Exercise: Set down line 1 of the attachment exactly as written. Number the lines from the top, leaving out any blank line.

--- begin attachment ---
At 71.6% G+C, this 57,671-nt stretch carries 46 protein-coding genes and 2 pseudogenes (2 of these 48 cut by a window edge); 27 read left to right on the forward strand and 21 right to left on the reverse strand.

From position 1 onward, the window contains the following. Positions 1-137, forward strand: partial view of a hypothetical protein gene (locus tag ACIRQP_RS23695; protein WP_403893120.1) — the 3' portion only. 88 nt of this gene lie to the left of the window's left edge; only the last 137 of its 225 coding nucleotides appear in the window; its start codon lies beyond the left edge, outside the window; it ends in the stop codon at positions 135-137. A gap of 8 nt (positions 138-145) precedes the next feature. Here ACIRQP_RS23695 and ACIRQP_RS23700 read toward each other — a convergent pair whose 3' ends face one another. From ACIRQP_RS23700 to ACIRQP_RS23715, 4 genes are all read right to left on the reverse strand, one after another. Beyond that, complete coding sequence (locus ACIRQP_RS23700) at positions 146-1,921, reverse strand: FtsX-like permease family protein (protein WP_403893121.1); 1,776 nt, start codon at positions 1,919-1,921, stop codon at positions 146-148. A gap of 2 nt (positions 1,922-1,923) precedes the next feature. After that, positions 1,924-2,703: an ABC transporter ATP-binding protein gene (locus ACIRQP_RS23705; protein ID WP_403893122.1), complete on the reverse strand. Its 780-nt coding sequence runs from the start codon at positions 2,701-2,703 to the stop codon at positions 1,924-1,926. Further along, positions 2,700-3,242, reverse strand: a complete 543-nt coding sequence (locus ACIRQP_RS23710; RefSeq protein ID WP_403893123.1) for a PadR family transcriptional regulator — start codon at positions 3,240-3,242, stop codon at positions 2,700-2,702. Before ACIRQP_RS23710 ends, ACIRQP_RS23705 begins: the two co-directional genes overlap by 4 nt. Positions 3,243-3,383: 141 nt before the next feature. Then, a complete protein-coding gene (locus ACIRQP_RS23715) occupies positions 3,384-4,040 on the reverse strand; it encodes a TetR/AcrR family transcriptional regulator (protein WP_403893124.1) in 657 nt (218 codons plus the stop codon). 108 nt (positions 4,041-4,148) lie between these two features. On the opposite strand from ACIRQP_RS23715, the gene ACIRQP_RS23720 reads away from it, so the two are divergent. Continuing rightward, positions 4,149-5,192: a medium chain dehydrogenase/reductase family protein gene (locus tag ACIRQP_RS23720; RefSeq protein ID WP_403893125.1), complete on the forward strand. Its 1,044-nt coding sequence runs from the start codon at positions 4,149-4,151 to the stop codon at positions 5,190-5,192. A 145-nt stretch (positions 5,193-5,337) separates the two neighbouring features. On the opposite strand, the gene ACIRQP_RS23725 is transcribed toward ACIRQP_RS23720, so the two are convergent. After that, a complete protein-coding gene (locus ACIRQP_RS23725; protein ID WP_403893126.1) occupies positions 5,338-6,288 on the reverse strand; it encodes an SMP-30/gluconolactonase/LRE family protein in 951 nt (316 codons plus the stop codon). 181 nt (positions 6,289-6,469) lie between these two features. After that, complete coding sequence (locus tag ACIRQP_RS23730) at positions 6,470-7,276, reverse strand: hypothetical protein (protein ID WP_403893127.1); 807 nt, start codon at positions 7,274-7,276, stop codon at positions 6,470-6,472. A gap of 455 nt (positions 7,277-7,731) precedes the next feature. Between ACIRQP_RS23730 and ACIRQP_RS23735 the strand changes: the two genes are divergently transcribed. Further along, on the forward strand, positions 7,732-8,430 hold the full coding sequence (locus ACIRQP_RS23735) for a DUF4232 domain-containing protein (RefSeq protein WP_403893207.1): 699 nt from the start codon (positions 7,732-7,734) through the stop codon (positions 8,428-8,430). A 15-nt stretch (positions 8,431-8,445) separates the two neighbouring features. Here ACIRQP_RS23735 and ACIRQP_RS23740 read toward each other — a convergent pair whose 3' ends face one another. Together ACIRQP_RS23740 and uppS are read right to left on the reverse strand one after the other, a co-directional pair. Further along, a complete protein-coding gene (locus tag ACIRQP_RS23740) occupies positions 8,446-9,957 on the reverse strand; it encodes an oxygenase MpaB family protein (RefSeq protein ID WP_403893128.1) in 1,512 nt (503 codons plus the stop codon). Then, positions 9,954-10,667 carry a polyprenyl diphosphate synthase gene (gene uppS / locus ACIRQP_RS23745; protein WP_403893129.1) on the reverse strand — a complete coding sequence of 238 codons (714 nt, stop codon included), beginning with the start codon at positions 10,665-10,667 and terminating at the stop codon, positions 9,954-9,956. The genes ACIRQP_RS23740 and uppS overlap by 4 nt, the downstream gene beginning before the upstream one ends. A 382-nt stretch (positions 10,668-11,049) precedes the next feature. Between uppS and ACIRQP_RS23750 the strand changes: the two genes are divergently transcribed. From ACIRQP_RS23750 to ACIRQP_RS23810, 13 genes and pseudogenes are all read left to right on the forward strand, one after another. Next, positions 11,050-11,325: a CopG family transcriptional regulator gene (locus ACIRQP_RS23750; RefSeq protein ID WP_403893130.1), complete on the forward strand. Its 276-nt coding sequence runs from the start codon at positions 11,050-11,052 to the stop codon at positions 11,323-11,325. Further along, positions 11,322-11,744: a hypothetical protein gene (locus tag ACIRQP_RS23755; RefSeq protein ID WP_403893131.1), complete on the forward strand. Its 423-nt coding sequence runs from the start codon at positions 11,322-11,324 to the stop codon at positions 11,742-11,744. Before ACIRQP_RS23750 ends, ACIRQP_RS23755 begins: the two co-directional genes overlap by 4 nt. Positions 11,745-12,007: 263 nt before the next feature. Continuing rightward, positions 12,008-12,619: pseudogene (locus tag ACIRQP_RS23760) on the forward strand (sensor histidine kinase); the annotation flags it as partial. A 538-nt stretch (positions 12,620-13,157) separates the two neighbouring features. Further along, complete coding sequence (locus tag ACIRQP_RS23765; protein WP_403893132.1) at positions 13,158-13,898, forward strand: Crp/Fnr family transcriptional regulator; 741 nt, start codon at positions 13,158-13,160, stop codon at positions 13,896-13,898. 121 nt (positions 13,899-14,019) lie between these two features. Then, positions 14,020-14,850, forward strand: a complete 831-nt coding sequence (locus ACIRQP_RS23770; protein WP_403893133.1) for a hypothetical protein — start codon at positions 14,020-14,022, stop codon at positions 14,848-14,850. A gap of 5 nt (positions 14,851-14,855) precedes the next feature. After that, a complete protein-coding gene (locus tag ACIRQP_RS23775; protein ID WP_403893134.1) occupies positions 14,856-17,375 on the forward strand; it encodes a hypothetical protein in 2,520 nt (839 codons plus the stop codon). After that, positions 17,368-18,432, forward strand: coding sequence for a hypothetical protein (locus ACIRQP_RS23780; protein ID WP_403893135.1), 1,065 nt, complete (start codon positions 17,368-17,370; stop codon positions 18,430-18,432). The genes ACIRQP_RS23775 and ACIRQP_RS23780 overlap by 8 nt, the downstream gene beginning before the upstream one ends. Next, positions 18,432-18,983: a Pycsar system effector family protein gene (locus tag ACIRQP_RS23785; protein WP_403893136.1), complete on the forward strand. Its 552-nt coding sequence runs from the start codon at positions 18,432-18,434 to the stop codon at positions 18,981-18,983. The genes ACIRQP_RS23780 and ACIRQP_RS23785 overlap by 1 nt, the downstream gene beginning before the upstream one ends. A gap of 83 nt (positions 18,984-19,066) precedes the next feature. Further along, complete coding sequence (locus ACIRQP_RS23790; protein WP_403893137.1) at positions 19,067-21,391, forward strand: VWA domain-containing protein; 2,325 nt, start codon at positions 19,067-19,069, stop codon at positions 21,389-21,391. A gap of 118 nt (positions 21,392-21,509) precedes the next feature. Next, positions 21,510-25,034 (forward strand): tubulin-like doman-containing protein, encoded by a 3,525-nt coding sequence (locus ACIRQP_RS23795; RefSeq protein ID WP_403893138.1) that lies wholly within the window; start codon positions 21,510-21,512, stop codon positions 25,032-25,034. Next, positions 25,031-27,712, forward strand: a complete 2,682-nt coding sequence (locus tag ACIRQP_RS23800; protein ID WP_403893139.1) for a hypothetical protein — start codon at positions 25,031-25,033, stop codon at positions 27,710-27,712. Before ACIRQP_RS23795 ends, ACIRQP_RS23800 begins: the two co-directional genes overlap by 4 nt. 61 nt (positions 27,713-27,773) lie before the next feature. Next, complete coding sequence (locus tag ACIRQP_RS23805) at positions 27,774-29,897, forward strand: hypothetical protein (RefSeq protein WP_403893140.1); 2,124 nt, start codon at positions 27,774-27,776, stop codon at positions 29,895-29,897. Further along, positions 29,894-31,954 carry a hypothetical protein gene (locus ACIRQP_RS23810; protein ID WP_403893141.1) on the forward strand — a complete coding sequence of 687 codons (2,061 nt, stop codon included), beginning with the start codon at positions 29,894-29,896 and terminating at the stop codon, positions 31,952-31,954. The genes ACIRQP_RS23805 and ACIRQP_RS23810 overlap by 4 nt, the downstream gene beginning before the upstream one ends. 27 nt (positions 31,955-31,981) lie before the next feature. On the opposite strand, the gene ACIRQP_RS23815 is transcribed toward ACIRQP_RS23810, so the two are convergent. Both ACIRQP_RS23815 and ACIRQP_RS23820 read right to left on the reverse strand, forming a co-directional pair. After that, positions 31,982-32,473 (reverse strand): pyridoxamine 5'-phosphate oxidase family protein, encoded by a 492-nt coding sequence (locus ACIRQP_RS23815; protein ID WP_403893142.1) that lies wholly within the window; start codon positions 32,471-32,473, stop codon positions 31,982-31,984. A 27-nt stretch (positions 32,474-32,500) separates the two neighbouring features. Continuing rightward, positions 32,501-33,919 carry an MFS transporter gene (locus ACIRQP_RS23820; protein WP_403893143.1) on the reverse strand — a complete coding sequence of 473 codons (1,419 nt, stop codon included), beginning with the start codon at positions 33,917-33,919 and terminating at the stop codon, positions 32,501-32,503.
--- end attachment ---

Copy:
At 71.6% G+C, this 57,671-nt stretch carries 46 protein-coding genes and 2 pseudogenes (2 of these 48 cut by a window edge); 27 read left to right on the forward strand and 21 right to left on the reverse strand.